Here & Now

Weekdays at Noon

Stay up-to-date with the news between Morning Edition and All Things Considered. Here & Now combines the best in news journalism with intelligent, broad-ranging conversation to form a fast-paced program that updates the news from the morning and adds important conversations on public policy and foreign affairs, science and technology, and the arts: film, theater, music, food, and more.

The deadline this year to file tax returns is April 18, and thousands of people have already started. But for those who have not, what is the best way to complete the complicated string of forms without missing any refunds or payments?

Here & Now‘s Jeremy Hobson speaks with Dennis Ventry, professor of tax law at the University of California Davis and vice chair of the IRS Advisory Council, about how to determine the best way to do one’s taxes.

Arkansas lawmakers are considering a bill to ban books in public schools that were written by historian Howard Zinn.

The best-selling author is known for “A People’s History of the United States,” which was first published in 1980. Zinn’s critics call him a radical liberal.

Adam Kirby teaches social studies at Little Rock Central High School in Arkansas and uses Zinn’s lessons in his classroom. Here & Now’s Robin Young speaks with Kirby about the need to defend the author’s work.

Gish Jen has tapped her Chinese roots while writing novels like 1991’s “Typical American.” More recently she’s turned her attention to non-fiction explorations of cultural issues.

Bruce Cannon Gibney writes that for decades the United States has been run by people who are deceitful, selfish, imprudent, remorseless and hostile — the baby boomers, a generation that Gibney defines as being born between 1940 and 1964.

There are two new reports out Tuesday on race and wrongful convictions that show there were a record number of exonerations in 2016. They also found that innocent African Americans were more likely to be wrongfully convicted than whites, and that they spend more time in prison before exoneration than whites do.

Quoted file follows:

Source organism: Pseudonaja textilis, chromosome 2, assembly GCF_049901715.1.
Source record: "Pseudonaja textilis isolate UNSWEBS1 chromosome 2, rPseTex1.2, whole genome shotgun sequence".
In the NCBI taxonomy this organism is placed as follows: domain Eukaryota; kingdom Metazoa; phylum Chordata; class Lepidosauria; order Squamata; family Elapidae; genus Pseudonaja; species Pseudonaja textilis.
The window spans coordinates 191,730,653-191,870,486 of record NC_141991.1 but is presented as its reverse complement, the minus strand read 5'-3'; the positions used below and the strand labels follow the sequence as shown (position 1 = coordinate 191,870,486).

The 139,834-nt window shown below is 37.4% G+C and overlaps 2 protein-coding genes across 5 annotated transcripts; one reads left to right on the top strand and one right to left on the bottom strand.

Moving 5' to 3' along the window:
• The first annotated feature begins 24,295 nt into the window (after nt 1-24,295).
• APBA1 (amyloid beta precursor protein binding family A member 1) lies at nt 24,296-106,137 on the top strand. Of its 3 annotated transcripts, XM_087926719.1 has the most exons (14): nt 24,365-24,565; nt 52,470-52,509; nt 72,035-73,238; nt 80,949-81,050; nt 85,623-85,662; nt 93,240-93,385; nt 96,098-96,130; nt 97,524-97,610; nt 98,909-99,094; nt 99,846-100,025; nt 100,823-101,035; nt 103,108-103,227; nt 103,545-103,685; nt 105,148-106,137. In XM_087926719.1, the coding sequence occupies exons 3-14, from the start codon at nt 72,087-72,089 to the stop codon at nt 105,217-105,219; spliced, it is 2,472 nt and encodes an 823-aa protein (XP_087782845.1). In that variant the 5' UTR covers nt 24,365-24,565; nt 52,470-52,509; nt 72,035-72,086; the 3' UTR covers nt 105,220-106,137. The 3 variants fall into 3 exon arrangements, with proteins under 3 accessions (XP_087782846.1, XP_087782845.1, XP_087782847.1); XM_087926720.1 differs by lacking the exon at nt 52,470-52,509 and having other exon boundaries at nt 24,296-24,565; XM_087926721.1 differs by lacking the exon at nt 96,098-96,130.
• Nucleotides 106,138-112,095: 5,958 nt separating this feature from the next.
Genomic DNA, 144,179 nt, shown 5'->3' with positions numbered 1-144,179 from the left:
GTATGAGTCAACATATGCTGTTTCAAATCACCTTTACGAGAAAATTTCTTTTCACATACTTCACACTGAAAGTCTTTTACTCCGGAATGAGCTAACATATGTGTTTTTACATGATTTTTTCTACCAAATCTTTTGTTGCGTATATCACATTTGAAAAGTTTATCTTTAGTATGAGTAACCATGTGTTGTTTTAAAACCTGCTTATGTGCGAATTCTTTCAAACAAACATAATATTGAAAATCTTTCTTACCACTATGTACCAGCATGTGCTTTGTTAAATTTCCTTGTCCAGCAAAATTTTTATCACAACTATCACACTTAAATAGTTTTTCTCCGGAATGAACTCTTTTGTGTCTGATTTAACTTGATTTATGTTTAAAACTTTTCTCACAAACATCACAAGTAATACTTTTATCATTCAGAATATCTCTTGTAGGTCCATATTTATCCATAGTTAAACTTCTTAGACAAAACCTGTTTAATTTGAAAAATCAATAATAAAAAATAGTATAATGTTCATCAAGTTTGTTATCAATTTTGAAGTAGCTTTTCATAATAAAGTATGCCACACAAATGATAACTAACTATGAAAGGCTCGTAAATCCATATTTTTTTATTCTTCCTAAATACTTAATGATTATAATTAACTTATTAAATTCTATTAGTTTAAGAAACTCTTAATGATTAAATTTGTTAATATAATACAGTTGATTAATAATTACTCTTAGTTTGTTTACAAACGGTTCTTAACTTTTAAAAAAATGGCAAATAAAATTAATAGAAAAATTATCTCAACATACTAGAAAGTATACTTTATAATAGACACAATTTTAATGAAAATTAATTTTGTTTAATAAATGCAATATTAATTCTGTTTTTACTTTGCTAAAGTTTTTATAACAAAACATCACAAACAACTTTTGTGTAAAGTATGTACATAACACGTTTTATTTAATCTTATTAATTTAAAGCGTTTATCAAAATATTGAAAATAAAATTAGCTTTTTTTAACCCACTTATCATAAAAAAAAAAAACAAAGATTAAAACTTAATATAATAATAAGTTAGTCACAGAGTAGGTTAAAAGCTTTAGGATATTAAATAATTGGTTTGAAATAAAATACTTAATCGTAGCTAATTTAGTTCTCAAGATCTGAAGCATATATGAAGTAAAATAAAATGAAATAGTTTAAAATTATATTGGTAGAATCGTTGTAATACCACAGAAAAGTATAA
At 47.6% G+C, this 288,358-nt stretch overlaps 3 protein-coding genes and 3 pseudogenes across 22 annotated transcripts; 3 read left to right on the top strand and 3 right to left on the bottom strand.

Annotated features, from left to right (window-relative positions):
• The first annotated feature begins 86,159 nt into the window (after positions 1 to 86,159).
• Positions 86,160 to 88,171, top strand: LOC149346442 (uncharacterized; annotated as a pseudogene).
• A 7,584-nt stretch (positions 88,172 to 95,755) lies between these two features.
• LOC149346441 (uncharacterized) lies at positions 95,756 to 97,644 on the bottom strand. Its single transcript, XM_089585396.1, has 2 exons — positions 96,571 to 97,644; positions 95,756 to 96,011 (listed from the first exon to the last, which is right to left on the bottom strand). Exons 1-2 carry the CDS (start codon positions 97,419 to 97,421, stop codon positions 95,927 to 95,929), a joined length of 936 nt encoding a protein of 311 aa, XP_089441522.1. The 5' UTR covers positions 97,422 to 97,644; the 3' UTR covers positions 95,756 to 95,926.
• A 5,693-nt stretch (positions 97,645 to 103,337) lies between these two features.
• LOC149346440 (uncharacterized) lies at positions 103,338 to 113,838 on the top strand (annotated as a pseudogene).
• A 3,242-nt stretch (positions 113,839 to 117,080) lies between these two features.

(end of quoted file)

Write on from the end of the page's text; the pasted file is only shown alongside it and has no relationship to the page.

WikiLeaks is releasing a new trove of classified materials. The group says the 8,000 leaked documents come from the Central Intelligence Agency and reveal information about the CIA’s computer hacking capabilities.

Are American Suburbs Dying?

Mar 6, 2017

Business Insider makes the argument in a series this week that American suburbs as we know them are dying. Here & Now‘s Jeremy Hobson speaks with the project’s editor, Ashley Lutz (@AshleyLutz).

U.S. Steps Up Military Campaign In Yemen

Mar 6, 2017

Yemeni officials say al-Qaida militants killed at least 11 soldiers in their most recent attacks on government forces.

The U.S. has stepped up its air-strike campaign in Yemen in recent days as part of a sustained attack on al-Qaida in the Arabian Peninsula. An American ground raid there in late January targeted AQAP and resulted in the death of a Navy SEAL, along with militants and civilians.

Erik Weihenmayer in 2001 became the first blind person to reach the summit of Mount Everest. But he didn’t rest on his laurels.

He’s climbed all seven of the world’s tallest mountains, kayaked the Grand Canyon and started the organization No Barriers to help others overcome physical and mental challenges.

Politico’s Alex Isenstadt published an article on Sunday that detailed how White House Press Secretary Sean Spicer was checking his staffers’ phones to find out who was leaking information to the press. According to The Washington Post, Spicer tried to get back at Isenstadt by spreading a rumor that the reporter had laughed at the death of a Navy SEAL.

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